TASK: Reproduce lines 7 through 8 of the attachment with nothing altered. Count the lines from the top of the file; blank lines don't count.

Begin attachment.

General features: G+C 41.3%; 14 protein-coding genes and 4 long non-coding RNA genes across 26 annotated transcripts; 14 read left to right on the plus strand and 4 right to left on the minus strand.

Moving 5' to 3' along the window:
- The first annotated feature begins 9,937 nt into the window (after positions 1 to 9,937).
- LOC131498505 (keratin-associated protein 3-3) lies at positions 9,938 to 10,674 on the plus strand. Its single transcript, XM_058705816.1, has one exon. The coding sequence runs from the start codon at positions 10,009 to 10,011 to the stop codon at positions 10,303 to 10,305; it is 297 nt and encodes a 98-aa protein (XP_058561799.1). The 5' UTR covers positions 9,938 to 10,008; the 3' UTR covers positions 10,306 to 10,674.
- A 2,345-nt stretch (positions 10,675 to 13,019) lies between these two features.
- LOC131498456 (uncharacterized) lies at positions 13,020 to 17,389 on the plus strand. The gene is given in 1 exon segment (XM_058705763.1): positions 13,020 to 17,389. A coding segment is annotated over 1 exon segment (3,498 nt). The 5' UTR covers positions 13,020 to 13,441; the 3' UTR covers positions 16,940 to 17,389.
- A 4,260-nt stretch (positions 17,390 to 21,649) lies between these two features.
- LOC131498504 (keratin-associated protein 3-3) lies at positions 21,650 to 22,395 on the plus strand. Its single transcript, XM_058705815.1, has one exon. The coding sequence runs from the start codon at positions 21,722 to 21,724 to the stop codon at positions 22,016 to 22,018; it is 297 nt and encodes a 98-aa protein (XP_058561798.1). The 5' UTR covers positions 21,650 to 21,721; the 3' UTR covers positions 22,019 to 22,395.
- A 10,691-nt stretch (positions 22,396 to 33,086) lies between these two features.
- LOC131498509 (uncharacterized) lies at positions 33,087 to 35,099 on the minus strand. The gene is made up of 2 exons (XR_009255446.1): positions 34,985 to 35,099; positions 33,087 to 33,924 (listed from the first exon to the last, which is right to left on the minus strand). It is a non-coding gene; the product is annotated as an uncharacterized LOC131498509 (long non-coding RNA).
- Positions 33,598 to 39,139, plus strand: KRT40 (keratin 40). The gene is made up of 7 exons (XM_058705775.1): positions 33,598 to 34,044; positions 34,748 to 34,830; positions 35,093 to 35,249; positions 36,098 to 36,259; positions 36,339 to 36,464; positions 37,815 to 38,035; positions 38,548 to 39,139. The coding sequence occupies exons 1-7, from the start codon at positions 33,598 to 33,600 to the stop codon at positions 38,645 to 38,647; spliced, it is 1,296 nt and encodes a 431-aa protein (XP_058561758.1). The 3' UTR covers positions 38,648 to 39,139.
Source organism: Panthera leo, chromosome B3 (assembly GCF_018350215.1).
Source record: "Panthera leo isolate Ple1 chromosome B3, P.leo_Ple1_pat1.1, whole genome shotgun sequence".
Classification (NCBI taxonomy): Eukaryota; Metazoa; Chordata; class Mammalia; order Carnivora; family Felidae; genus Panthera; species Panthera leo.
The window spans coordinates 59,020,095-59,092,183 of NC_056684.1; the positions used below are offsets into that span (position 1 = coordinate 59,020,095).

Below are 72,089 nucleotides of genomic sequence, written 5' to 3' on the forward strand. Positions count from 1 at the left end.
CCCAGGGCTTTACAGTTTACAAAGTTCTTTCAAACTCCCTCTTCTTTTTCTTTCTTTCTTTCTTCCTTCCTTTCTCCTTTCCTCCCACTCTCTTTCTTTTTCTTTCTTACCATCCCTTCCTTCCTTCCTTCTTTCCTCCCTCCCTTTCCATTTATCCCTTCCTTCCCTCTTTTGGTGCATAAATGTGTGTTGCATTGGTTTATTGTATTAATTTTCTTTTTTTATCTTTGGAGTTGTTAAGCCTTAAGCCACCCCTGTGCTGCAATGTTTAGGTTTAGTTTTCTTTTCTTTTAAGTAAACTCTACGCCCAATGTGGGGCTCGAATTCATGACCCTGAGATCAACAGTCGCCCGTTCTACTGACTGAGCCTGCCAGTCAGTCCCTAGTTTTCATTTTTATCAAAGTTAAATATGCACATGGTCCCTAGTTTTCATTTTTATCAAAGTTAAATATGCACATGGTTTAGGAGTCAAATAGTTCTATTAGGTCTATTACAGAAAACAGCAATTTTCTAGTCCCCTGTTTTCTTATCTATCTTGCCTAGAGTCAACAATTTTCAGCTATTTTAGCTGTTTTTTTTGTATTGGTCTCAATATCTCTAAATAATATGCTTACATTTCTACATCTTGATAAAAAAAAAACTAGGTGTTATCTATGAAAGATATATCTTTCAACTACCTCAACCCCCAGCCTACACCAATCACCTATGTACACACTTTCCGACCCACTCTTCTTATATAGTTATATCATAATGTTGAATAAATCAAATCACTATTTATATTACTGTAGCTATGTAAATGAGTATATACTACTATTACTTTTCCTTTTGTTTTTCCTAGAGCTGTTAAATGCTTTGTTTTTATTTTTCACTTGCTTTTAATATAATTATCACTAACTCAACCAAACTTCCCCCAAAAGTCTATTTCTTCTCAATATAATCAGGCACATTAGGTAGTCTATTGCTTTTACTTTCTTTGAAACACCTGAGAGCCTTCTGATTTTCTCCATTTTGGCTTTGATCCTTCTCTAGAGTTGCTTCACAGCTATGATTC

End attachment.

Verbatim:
- A 4,260-nt stretch (positions 17,390 to 21,649) lies between these two features.
- LOC131498504 (keratin-associated protein 3-3) lies at positions 21,650 to 22,395 on the plus strand. Its single transcript, XM_058705815.1, has one exon. The coding sequence runs from the start codon at positions 21,722 to 21,724 to the stop codon at positions 22,016 to 22,018; it is 297 nt and encodes a 98-aa protein (XP_058561798.1). The 5' UTR covers positions 21,650 to 21,721; the 3' UTR covers positions 22,019 to 22,395.